In 1914, the AIF followed the procedures for
evacuating wounded combatants specified in British military manuals. These called for
the establishment of three distinct zones:
- The Collecting Zone
- The Distributing Zone
regiment was required to have sixteen stretcher bearers and two medical orderlies,
under the command of a medical officer. During the course of battle, it was the job
of stretcher bearers to carry or guide the wounded to the regimental aid post. From
here, the wounded were to be taken by ambulance waggons to a dressing station,
established at a safe distance behind the front line. Ideally, this was to be no more
than 20 kilometres away.
From the dressing station troops casualties were to be
conveyed a clearing hospital, which ideally was to be established beside a railway or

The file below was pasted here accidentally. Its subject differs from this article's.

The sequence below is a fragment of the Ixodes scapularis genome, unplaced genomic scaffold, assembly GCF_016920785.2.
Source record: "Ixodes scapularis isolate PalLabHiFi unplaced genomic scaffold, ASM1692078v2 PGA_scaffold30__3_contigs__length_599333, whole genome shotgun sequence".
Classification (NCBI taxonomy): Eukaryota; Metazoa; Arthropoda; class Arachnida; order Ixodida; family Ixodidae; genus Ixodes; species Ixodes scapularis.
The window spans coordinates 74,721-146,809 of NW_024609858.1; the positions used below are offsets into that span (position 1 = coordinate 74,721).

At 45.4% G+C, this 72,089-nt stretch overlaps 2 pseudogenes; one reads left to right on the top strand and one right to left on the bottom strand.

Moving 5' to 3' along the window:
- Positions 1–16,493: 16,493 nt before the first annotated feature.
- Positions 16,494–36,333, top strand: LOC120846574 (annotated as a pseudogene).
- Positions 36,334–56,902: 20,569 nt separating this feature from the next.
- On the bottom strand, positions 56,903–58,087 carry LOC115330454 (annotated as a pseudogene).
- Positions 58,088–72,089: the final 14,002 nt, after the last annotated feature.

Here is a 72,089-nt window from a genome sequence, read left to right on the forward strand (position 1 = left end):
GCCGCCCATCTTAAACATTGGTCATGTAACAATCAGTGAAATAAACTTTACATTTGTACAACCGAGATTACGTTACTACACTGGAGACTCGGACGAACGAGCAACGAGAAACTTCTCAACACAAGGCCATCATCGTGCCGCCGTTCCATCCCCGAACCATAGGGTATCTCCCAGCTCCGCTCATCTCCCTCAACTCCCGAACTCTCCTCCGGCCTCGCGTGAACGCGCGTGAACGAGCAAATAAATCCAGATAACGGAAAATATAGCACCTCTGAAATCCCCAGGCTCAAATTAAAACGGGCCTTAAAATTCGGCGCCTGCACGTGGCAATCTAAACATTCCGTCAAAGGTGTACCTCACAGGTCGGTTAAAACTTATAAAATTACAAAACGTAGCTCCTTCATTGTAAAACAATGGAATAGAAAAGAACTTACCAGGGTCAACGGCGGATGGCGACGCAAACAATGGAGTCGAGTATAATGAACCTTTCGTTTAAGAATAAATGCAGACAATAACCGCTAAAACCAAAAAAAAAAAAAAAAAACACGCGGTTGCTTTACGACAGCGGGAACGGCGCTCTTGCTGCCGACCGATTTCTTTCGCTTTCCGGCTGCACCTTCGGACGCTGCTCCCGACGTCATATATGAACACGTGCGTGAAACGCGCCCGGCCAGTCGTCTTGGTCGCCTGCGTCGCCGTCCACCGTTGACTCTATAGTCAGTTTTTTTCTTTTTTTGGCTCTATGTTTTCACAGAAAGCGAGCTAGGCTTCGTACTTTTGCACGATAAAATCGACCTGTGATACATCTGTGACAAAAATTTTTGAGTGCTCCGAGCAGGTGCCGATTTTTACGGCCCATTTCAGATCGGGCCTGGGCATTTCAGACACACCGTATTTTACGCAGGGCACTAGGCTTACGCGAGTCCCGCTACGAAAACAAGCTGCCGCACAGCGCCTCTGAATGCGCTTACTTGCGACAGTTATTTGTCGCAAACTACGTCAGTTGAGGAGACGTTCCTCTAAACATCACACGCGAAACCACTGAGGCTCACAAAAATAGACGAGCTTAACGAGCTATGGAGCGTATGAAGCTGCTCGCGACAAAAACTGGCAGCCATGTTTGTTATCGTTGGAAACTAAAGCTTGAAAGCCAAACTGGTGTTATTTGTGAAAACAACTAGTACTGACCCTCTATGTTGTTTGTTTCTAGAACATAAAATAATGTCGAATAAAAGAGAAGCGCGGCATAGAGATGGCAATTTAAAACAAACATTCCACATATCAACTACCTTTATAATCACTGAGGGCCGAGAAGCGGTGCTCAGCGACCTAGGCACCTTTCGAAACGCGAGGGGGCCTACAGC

clear road, no more than 50 kilometres from the site of battle. The primary function
of the clearing hospital was, as its name suggested, to assess and evacuate the
wounded and sick as speedily as possible to a base hospital.
Gallipoli bloody conflict was waged in conditions that made front-line evacuation extremely difficult. Clearing hospitals
could not be located beyond the range Turkish artillery. After assessment, men were
removed by small craft to hospital ships offshore.
The military manuals of the time specified how, at the
base hospital, men were examined and given specialist treatment for wounds. Depending
on the extent of their recovery, they were then transfered to a convalesence home,
where they were to stay until fit to return to active service, or, if incapacitated,
returned home for discharge. Distance depended on the state of transportation between
clearing and base hospitals.
At Gallipoli, men received specialist treatment
on board one of several hospital ships, or in the sick bays of troop carriers. Yet of
the seriously wounded who were successfully evacuated from the peninsula, many were to
suffer unduly because of shortcomings in base hospital